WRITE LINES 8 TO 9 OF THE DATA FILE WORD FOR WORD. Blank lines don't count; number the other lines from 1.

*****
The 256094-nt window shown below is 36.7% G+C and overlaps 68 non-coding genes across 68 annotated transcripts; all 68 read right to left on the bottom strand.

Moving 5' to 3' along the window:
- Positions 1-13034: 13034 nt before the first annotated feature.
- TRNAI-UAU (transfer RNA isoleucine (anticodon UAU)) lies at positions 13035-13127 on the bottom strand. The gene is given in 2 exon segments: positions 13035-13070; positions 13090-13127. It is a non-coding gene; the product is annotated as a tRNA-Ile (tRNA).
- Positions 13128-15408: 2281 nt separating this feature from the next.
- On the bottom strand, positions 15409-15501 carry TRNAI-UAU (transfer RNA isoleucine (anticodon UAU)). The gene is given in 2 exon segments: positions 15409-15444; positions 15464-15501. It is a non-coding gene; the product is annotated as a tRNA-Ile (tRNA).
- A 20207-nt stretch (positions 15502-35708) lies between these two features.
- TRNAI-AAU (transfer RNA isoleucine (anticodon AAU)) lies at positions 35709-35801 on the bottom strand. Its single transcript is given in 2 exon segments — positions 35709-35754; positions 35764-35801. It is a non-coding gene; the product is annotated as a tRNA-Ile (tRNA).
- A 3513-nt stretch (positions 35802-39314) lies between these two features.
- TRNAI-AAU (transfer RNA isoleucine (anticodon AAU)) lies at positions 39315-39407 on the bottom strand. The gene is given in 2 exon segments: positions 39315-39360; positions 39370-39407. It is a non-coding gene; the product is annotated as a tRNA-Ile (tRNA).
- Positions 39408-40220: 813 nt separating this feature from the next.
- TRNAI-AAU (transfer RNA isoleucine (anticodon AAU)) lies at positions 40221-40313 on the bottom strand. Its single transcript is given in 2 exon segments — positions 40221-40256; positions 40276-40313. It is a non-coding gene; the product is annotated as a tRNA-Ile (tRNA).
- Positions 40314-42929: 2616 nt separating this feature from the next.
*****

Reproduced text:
- TRNAI-AAU (transfer RNA isoleucine (anticodon AAU)) lies at positions 35709-35801 on the bottom strand. Its single transcript is given in 2 exon segments — positions 35709-35754; positions 35764-35801. It is a non-coding gene; the product is annotated as a tRNA-Ile (tRNA).
- A 3513-nt stretch (positions 35802-39314) lies between these two features.